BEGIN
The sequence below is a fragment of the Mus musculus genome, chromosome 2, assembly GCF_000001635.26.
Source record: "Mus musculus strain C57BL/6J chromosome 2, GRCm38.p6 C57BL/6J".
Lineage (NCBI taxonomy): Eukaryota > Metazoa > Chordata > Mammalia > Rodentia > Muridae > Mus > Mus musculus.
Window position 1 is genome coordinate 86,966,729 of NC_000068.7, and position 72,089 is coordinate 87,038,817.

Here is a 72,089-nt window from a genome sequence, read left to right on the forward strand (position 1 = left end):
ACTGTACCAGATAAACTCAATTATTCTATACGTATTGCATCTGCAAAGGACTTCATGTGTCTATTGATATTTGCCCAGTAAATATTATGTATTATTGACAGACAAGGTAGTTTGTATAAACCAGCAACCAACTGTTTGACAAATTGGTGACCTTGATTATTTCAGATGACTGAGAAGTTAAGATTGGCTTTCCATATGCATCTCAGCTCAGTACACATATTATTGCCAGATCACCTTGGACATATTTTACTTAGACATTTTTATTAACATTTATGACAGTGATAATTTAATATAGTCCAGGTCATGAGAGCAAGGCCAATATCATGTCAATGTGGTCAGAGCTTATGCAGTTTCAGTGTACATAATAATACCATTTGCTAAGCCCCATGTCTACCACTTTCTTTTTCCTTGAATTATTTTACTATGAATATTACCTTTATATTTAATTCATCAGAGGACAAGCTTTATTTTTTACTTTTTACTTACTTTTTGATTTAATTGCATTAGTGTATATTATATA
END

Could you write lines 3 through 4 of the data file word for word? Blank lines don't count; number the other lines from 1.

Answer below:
Lineage (NCBI taxonomy): Eukaryota > Metazoa > Chordata > Mammalia > Rodentia > Muridae > Mus > Mus musculus.
Window position 1 is genome coordinate 86,966,729 of NC_000068.7, and position 72,089 is coordinate 87,038,817.